Article

Smith RJ, Okano JT, Kahn JS, Bodine EN, Blower S. Evolutionary dynamics of complex networks of HIV drug-resistant strains: the case of San Francisco

Center for Biomedical Modeling, Semel Institute of Neuroscience & Human Behavior, David Geffen School of Medicine, University of California Los Angeles, Los Angeles, CA 90024, USA.
Science (Impact Factor: 33.61). 02/2010; 327(5966):697-701. DOI: 10.1126/science.1180556
Source: PubMed

ABSTRACT

Over the past two decades, HIV resistance to antiretroviral drugs (ARVs) has risen to high levels in the wealthier countries of the world, which are able to afford widespread treatment. We have gained insights into the evolution and transmission dynamics of ARV resistance by designing a biologically complex multistrain network model. With this model, we traced the evolutionary history of ARV resistance in San Francisco and predict its future dynamics. By using classification and regression trees, we identified the key immunologic, virologic, and treatment factors that increase ARV resistance. Our modeling shows that 60% of the currently circulating ARV-resistant strains in San Francisco are capable of causing self-sustaining epidemics, because each individual infected with one of these strains can cause, on average, more than one new resistant infection. It is possible that a new wave of ARV-resistant strains that pose a substantial threat to global public health is emerging.

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Available from: Sally Blower, Feb 28, 2014
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    • "Failure to properly adhere to such medication is responsible for the development of drug resistance, which can render ARVs less effective [8]. Furthermore, resistant strains can subsequently be transmitted to newly infected individuals, who will not respond to treatment [9]. A variety of mathematical models are in agreement that the prevalence of drug resistance will increase in resource-constrained countries as a result of preexposure prophylaxis [10] [11] [12], although other studies have suggested that the development of resistance may be offset by the number of infections averted in the first place [13]. "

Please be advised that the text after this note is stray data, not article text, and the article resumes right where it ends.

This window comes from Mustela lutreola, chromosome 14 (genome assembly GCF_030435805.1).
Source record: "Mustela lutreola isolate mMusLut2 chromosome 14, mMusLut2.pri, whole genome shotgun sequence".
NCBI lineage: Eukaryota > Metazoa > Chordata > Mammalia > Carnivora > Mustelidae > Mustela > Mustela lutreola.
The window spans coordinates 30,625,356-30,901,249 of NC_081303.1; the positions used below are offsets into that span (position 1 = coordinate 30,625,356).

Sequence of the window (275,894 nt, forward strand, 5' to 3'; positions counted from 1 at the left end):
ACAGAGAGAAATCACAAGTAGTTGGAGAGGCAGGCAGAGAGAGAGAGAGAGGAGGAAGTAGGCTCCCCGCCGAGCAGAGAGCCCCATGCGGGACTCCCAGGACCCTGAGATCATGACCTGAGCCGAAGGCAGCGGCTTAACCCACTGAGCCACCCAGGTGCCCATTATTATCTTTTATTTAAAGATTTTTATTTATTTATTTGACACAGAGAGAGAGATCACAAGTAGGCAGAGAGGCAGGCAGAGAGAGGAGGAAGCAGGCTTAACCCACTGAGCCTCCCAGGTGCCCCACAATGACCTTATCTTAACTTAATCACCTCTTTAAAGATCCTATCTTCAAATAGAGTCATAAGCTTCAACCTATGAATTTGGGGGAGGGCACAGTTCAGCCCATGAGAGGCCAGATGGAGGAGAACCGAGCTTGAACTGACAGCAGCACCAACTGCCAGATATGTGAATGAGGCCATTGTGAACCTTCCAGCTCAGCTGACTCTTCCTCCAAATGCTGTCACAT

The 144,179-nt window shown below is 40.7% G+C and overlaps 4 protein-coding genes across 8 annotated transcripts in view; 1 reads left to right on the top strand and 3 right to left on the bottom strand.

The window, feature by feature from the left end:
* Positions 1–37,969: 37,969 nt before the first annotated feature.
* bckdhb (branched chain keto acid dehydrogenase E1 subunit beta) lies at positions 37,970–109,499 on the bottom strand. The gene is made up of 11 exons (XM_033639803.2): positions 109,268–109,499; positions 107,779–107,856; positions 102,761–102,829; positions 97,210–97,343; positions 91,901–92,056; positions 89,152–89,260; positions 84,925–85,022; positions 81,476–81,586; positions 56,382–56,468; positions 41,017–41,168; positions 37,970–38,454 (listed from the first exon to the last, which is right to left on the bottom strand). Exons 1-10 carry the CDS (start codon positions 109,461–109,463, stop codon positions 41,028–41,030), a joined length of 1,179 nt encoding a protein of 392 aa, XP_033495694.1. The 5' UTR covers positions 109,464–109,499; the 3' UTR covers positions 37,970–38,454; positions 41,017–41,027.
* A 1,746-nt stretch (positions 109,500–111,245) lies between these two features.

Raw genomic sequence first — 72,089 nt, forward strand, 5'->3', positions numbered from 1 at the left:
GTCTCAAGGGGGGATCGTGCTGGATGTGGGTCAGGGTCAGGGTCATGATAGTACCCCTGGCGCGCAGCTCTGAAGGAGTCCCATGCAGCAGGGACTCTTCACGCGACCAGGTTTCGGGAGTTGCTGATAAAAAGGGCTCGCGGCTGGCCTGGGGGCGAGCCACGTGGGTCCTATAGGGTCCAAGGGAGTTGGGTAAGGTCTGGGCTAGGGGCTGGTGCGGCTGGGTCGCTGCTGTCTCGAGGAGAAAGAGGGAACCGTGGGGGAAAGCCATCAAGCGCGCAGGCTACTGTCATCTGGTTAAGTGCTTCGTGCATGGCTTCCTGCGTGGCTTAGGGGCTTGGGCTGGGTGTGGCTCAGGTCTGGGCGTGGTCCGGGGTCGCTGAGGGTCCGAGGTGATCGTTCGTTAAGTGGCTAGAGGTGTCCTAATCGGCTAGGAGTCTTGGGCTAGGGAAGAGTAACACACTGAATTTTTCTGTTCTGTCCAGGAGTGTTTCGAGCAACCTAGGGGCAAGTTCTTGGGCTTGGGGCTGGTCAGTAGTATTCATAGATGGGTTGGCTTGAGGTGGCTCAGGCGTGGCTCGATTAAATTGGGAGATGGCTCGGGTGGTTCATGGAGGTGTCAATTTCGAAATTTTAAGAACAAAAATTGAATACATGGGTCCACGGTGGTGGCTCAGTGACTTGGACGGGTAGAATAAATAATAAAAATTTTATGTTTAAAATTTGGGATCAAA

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    • "Fourth, an analysis of RC does not account for the emergence and transmission of drug-resistant strains. When resistance emerges, multiple Rc's need to be evaluated in order to determine if elimination is (theoretically) possible [12], [13], [17] In addition, it needs to be understood the conditions that reduce RC to below one (e.g., the degree of viral suppression that reduces infectivity to 96%) would need to be continuously maintained until all of the treated individuals have died. Incidence would increase if the necessary conditions were not continuously maintained. "
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